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Genetics. 2008 Jun;179(2):907-16. doi: 10.1534/genetics.108.087122. Epub 2008 May 27.

The distribution of beneficial and fixed mutation fitness effects close to an optimum.

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Centre d'Ecologie Fonctionnelle et Evolutive, UMR CNRS 5175, 34295 Montpellier, France.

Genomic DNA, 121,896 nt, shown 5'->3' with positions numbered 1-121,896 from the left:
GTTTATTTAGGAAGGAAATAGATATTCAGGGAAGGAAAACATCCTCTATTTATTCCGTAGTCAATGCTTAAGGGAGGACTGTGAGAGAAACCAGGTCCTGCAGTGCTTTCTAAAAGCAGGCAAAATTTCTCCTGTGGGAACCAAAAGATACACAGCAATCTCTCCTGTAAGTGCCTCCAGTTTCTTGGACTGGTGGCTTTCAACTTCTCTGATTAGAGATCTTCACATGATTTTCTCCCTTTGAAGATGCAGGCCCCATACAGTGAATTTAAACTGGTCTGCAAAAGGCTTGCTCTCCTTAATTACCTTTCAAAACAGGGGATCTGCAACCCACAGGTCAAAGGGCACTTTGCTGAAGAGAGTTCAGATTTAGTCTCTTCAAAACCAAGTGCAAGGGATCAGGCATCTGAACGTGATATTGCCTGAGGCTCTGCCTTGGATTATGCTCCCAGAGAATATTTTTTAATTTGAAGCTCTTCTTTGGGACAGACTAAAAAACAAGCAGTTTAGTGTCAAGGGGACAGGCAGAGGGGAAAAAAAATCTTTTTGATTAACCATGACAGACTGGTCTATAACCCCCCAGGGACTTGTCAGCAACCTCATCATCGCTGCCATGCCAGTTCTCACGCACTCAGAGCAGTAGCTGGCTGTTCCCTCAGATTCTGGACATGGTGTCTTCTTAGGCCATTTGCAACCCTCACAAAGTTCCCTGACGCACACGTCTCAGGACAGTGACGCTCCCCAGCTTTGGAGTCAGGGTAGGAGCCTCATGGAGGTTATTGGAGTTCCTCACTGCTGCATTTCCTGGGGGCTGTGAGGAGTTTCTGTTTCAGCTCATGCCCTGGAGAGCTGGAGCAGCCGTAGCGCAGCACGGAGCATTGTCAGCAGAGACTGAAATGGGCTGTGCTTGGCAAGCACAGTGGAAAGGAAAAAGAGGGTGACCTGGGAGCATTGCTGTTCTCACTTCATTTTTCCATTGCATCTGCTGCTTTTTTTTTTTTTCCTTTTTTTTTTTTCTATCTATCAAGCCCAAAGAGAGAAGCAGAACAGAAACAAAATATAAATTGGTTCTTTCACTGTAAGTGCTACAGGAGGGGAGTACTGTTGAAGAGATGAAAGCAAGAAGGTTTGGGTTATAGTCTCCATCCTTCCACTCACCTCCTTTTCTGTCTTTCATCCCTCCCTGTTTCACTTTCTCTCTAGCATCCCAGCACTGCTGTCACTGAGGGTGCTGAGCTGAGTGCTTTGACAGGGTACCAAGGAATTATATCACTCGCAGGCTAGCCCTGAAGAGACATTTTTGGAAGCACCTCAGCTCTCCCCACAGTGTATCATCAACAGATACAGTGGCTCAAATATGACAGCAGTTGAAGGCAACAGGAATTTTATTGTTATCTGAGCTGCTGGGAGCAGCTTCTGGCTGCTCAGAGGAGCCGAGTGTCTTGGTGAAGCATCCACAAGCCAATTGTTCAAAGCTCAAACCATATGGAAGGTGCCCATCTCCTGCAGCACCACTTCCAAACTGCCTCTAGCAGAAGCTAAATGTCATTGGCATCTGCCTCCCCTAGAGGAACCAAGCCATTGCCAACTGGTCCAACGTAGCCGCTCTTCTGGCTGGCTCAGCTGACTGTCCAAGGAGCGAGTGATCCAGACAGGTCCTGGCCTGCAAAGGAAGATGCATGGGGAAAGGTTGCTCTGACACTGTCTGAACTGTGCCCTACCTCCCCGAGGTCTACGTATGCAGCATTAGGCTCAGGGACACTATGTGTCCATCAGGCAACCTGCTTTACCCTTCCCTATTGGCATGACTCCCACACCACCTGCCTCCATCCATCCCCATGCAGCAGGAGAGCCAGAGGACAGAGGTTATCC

The distribution of the selection coefficients of beneficial mutations is pivotal to the study of the adaptive process, both at the organismal level (theories of adaptation) and at the gene level (molecular evolution). A now famous result of extreme value theory states that this distribution is an exponential, at least when considering a well-adapted wild type. However, this prediction could be inaccurate under selection for an optimum (because fitness effect distributions have a finite right tail in this case). In this article, we derive the distribution of beneficial mutation effects under a general model of stabilizing selection, with arbitrary selective and mutational covariance between a finite set of traits. We assume a well-adapted wild type, thus taking advantage of the robustness of tail behaviors, as in extreme value theory. We show that, under these general conditions, both beneficial mutation effects and fixed effects (mutations escaping drift loss) are beta distributed. In both cases, the parameters have explicit biological meaning and are empirically measurable; their variation through time can also be predicted. We retrieve the classic exponential distribution as a subcase of the beta when there are a moderate to large number of weakly correlated traits under selection. In this case too, we provide an explicit biological interpretation of the parameters of the distribution. We show by simulations that these conclusions are fairly robust to a lower adaptation of the wild type and discuss the relevance of our findings in the context of adaptation theories and experimental evolution.

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